Of course I’d known about this movie thanks to Aliona Savchenko & Robin Szolkowy, but release in the States has been very slow; right now, the Loews in Georgetown has it exclusively in DC, meaning mom and I had to go all the way there. It was also only playing in 3D. That might have been just as well, though; it relies on the impact of the new 3D technique far more than most movies that play in multiple dimensions do. Practically all of it, after all, is made up of performances of dances choreographed by Pina Bausch, and while they might be powerful and beautiful enough to stand in two dimensions, in three they truly are breathtaking.
And when I saw all, I literally mean all. There are a few archive clips of Pina, and shots of the surviving dancers of her Wuppertal Tanztheater company standing in front of an interview screen while voice-overs of their talking about Pina play, but everything else is a showcase of her work. Their comments, which of course are all positive, are all about her as a choreographer; there’s no sense of her as a person or even explanation of her or anyone else’s history-even her last name we get only from the credits(as well as the names of the dancers), and I only got the name of the company by googling her just now. I wonder if perhaps it was made with the assumption the German audience would already know who she was, though they could just get straight to the good stuff.
And the choreography is good. They show four extended stage pieces: her choreography to Rite of Spring, her particularly famous Cafe Muller, Kontakthof, an piece which turns the stage into a stood during which the dancers are aged and de-aged and at one point all photographed, and Vollmond, which had it raining on half the stage, and intersperse them with clips of the dancers performing in Wuppertal’s cityscape and neighboring landscape. With Wim Wenders shooting, it’s all framed stunningly as well. Not that much practical detail is given about all this; one has to find all that out from the film’s Wikipedia entry. And when it’s so hard to follow, and there’s so much of it, by the time Kontakthof has dragged itself on, one starts to wonder how much longer the film’s going to go on.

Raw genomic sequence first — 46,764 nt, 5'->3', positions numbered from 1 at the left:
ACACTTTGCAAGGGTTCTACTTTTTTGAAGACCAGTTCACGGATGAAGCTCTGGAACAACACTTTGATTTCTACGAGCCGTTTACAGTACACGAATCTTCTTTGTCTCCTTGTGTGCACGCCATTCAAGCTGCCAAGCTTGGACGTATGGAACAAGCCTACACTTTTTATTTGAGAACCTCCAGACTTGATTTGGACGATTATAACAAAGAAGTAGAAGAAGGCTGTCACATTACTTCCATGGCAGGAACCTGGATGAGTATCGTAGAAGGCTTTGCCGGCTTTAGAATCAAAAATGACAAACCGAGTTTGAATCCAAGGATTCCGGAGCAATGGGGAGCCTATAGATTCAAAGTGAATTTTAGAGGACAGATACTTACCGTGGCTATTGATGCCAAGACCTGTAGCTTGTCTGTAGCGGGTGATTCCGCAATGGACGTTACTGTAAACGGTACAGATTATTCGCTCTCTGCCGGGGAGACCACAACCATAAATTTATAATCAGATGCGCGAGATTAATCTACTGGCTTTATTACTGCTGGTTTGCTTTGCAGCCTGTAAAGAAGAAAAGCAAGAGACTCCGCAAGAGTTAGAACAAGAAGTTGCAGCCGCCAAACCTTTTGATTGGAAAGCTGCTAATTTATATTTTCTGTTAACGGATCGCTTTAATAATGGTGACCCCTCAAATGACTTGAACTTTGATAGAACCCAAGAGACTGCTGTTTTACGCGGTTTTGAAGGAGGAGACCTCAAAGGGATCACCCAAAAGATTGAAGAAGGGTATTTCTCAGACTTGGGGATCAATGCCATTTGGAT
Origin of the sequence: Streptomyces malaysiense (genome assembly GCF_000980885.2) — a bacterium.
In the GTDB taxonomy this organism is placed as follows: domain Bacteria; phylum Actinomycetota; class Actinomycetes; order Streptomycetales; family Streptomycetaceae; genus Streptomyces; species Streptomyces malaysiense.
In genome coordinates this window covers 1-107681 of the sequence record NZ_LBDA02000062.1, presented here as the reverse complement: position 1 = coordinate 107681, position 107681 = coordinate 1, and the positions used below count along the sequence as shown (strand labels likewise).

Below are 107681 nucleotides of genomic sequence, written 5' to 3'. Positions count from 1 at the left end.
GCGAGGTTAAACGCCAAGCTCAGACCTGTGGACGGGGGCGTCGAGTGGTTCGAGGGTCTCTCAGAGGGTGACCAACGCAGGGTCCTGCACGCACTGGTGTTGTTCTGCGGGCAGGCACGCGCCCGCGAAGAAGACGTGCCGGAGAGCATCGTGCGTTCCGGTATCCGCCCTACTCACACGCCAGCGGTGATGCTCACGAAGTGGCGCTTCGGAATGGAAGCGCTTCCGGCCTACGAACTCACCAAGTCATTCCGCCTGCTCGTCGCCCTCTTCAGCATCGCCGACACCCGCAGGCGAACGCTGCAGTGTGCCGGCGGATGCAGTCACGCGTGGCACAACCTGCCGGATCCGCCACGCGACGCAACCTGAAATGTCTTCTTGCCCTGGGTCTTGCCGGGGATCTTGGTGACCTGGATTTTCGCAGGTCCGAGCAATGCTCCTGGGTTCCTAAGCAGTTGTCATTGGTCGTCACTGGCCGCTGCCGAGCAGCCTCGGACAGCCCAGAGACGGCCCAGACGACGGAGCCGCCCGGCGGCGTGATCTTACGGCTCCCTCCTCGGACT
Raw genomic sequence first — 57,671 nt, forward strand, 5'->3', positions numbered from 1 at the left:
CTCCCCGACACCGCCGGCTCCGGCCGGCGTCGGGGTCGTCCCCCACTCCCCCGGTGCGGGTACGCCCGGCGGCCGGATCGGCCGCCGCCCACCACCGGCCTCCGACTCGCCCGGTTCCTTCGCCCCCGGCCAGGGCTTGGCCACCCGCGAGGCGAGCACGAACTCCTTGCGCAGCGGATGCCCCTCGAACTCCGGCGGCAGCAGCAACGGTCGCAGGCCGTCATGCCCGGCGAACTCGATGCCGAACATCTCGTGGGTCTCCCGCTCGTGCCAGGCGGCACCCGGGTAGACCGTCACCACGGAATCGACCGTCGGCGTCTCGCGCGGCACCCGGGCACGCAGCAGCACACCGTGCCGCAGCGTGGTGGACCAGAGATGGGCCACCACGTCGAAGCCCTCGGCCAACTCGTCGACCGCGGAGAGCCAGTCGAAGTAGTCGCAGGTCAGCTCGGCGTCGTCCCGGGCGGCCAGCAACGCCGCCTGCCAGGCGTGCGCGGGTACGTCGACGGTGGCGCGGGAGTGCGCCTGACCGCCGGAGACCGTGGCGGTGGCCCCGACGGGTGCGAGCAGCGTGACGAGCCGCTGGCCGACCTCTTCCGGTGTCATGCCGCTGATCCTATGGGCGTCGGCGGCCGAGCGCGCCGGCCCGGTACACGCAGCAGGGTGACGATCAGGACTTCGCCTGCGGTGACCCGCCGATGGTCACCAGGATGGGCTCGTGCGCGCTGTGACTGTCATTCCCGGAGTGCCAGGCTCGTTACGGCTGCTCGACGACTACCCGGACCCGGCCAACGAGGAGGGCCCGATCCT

Another thing Wikipedia thinks to tell you is that Pina in fact died two days before Wenders was to begin shooting. The dancers’ quotes reflect their reaction to this, of course, giving the film a bittersweet commemorative feel obviously they hadn’t been originally planning for; she’d only been diagnosed with cancer five days before her death, and one of them notes how sudden her death had been. One wonders what this film would’ve been had she lived, but that we can never know.